I think that those that have experienced this problem will agree with me when I say that, there is nothing more frustrating than having to stop, unhook and untangle this grass or vines after it has stalled your brush. Because if it happens once, it will happen again every few minutes.
If you watch till the end of the video, you will see how effective the solution is at preventing this frustrating problem.
The reason why grass wraps around the brush cutter gear head is a result of the rotational cutting process and happens equally with a nylon line or steel blade. How much the grass wraps around the head depends on three things; the length, strength and stringiness of material being cut, the power of the brush cutter and the design of the gear head itself.
The design of the gear head itself is the biggest problem and is one that you have no control over. With all of the gear heads I have seen to date, not one has sort to address this problem. The main cause is the small diameter and the vee shape of the neck that allows grass and vines to wrap around and get pulled tighter and tighter so that it cannot fly free. The smaller the neck and the deeper the vee, the greater the problem, see the vee in the photo below.
Below is the high torque gear head of a high powered Echo brush cutter and even though it is brand new on the market it still has the same flawed design that allows stringy Kikuyu grass to wind around the gear head.
The good thing is that it had enough power not to stall, the bad this is that is had so much power that it ripped the nylon lines off. Now you not only have to stop and unhook the brush cutter to untangle the grass, you also have to pull the feed head apart to feed out the new line.
Is to prevent grass and vines from getting wrapped around the gearhead in the first place. By removing the vee and making the neck so large with a shield so that all material is deflected away and so cannot be dragged around the gear head.
I have succeeded in significantly reducing the problem with the Anti-Fouling blade on the BrushDestructor Blade, as you can see in the photo below. The blade is still free to rotate, even though the gearhead is all wrapped up. But leave this on the gearhead for any length of time, will cause it to get extra hot, thinning the grease and allowing it to escape past the seals.
I now intend to eliminate the problem completely by offering a bolt-on Anti-Fouling-Shield and eventually a specially designed gearhead that solves this and other issue.
In 2015 I will be offering a range of bolt on Anti-Fouling-Shields, (shown below) to fit most major brands of brush cutters that have a guard mounting plate as part of the gear head.
Below you can see the Anti-Fouling-Shield fitted to a 22cc Honda brush cutter.
The steel used in the shield will be the same as that used in the BrushDestructor Blade, so it will be super strong and be able to handle anything that is thrown at it.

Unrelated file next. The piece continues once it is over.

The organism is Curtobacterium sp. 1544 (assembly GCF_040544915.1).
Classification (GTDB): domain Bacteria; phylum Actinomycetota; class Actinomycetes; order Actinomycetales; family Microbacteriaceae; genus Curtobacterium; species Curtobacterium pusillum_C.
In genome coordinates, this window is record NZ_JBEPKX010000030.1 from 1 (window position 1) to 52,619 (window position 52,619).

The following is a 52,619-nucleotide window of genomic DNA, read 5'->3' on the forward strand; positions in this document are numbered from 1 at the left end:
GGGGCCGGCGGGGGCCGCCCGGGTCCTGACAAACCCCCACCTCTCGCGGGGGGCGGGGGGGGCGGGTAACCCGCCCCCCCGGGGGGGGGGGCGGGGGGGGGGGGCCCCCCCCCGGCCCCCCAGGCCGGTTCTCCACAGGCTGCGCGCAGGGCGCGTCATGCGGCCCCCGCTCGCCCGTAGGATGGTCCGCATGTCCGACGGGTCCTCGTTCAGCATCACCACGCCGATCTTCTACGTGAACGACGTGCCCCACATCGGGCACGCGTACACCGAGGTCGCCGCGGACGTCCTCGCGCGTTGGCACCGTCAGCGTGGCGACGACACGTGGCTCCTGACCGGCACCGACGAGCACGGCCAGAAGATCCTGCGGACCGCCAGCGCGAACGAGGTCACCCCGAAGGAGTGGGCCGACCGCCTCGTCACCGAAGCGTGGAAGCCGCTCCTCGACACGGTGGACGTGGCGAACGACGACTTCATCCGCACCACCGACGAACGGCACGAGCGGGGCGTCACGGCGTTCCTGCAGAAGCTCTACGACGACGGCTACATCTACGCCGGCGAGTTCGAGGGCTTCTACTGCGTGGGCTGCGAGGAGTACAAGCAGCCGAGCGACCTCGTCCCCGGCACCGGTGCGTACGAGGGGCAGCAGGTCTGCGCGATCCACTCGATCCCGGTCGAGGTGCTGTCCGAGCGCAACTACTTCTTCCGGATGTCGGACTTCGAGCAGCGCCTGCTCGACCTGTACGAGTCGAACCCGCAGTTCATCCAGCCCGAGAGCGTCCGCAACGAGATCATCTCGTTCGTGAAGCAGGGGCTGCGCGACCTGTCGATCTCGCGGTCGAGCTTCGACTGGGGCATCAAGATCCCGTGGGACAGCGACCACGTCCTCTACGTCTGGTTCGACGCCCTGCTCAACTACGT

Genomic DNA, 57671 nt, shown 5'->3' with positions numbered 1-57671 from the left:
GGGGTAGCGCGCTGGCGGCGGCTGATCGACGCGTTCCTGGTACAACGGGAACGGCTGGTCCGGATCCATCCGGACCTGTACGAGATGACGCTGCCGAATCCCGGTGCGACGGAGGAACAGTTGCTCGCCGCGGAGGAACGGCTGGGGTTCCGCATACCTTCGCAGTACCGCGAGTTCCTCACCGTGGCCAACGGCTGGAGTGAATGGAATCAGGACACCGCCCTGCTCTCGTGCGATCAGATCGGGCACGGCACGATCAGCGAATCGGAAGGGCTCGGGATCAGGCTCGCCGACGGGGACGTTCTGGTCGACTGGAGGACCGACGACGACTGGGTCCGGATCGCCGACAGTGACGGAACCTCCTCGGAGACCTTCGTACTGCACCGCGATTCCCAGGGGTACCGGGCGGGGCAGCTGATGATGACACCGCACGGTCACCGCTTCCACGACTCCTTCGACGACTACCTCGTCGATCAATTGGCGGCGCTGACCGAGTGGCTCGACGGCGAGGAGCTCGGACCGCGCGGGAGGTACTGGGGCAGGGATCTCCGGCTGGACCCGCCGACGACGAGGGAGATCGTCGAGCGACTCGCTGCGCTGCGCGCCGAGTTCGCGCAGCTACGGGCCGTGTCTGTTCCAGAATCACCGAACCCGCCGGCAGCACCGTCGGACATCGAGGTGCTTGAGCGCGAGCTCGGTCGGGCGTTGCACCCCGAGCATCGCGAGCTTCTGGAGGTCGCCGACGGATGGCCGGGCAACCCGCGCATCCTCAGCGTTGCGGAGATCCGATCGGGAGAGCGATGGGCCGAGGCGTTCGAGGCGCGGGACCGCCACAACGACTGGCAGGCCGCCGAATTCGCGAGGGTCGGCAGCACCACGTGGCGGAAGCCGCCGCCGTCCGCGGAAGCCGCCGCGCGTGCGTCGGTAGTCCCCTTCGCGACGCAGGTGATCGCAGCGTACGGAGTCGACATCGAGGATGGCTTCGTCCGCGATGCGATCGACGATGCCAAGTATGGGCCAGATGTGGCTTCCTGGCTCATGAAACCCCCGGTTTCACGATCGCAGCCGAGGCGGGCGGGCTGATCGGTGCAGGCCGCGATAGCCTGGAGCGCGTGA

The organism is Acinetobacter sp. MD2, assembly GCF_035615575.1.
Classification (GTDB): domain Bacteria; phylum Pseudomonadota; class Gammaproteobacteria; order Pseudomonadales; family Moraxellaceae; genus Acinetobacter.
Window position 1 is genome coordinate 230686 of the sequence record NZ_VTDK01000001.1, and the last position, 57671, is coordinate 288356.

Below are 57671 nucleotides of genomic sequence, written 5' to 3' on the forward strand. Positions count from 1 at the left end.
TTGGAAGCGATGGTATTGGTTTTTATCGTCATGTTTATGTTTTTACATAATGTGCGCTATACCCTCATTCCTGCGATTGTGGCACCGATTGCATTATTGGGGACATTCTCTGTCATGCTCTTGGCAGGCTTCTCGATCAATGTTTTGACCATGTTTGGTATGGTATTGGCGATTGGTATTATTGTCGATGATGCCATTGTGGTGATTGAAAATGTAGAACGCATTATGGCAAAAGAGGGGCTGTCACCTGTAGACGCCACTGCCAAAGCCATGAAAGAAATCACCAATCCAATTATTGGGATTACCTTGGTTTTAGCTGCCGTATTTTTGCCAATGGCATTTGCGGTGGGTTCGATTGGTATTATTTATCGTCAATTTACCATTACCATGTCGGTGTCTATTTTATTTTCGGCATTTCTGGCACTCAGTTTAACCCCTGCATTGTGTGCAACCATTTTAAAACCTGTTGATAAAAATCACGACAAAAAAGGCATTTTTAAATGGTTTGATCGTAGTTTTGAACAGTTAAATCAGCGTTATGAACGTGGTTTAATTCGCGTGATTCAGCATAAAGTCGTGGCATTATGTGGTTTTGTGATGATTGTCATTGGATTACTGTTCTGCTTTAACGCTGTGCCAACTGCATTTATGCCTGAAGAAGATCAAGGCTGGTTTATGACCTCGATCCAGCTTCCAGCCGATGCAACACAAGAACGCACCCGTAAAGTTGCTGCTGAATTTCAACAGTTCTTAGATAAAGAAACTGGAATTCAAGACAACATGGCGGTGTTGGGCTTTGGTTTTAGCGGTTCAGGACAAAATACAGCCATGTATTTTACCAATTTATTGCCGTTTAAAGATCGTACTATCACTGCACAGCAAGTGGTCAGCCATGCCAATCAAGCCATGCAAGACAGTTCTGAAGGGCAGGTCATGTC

Initial testing shows that it really works well, especially in conjunction with the Anti-Fouling Blades. It cuts long stringy grass at the base and spits it out with such ease, that is not matched by any other metal blade I have tried and I have tried most of them.
To be truthful, it is still possible to stall the blade if pushed hard enough, but all you have to do is wind the blade backwards against the ground half a turn and then give full throttle and the blade will clear itself of all tangled grass.
After several hours of testing I found that, grass started to wrap around the gear head again, although the Anti-Fouling-Blades did keep the blade free and running. But once the wrapped grass was there, it kept attracting more grass.
After closer inspection, I found that the stringy grass had wedged between the gear head and the Anti-Fouling-Shield, bending it up about 1mm.
This steel is 2mm thick and the hardest I could get, that could still be bent. I guess that if plant roots can apply enough force the blow apart concrete and rocks, they can apply enough force to bend steel. You can see the gap in the photo below, which allowed more and more grass fibre to wedged in, bending the steel shield up.
This means a slight redesign to the shield, to make it have an even closer fit to the gear head and stronger again to resist the forces that can be exerted on it.
Unfortunately, such a tight fit will mean it is going to be much more difficult to make this shield for all the different gear heads for all the different brands of brush cutters.
Below is a video showing how a newer version of the above easily clears itself of long grass wrapped around the gear head.
I am beginning to think that the only answer is to design my own gear hear and matching guard to go with my blade that can be sold as an after market add on to fit to all existing brush cutters.